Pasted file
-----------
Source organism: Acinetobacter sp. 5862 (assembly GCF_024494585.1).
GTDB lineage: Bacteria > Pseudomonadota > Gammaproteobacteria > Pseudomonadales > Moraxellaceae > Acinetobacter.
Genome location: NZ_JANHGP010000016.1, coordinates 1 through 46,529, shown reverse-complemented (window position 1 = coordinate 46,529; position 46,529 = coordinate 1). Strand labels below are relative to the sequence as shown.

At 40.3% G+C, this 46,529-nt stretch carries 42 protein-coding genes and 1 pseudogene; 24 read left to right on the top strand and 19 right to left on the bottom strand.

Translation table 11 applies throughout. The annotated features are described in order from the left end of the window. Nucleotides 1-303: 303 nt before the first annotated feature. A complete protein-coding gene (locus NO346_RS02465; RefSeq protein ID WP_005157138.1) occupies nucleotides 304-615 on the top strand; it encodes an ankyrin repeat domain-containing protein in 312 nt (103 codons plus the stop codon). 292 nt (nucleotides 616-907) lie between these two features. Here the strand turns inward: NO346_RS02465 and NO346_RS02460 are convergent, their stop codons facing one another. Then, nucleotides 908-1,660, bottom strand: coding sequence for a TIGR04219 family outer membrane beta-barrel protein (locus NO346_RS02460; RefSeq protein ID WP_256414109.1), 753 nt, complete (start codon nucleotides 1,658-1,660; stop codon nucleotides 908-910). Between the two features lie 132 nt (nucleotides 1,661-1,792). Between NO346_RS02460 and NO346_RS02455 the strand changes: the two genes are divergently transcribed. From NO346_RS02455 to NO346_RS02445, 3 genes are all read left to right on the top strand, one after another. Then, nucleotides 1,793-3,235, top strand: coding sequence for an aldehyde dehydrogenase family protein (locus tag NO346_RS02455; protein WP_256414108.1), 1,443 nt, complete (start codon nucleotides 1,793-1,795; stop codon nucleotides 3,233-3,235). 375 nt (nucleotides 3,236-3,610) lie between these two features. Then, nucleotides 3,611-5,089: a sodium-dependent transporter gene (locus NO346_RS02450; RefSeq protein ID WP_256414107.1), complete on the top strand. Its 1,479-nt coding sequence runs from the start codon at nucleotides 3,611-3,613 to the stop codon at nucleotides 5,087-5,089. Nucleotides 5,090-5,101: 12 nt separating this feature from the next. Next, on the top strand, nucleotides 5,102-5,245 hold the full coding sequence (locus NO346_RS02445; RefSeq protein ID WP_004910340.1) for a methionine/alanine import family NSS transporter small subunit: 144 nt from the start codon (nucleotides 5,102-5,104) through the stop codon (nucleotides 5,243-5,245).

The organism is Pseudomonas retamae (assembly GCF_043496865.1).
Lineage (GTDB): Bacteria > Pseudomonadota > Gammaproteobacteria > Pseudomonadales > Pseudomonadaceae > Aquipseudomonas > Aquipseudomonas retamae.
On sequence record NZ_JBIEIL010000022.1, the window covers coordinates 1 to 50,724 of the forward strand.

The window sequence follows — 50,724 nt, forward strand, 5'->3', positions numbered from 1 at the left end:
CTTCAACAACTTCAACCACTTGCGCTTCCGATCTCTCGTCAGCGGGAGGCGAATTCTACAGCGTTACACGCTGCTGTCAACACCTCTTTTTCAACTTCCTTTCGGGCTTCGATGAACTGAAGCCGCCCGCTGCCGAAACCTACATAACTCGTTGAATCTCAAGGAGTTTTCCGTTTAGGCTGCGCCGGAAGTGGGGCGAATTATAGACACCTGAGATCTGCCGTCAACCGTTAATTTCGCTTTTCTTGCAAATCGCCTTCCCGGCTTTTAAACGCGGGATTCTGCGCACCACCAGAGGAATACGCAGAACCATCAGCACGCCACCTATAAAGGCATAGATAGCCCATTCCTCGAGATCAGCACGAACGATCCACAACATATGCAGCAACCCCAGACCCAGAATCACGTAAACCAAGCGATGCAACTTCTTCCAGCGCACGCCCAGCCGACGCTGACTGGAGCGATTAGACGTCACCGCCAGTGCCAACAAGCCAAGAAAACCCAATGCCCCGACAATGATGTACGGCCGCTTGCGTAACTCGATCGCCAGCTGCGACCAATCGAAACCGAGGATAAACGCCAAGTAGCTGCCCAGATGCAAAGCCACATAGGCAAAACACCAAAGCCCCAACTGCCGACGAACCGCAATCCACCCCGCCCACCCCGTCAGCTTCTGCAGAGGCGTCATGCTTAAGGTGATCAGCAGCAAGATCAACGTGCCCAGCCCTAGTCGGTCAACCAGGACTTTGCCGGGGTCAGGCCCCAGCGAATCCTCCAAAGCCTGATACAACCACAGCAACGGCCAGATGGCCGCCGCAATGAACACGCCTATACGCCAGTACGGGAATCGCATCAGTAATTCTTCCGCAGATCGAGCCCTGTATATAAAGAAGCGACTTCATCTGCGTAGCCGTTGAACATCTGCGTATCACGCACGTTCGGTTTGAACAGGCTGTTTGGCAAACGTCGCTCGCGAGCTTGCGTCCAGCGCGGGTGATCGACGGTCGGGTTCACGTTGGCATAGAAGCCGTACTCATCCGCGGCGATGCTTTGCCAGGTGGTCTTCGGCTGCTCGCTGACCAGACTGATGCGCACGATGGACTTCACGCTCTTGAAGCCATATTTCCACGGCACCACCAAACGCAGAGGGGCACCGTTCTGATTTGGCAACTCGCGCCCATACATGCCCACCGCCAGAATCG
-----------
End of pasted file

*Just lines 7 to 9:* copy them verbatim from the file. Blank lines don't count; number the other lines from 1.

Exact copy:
Lineage (GTDB): Bacteria > Pseudomonadota > Gammaproteobacteria > Pseudomonadales > Pseudomonadaceae > Aquipseudomonas > Aquipseudomonas retamae.
On sequence record NZ_JBIEIL010000022.1, the window covers coordinates 1 to 50,724 of the forward strand.

The window sequence follows — 50,724 nt, forward strand, 5'->3', positions numbered from 1 at the left end: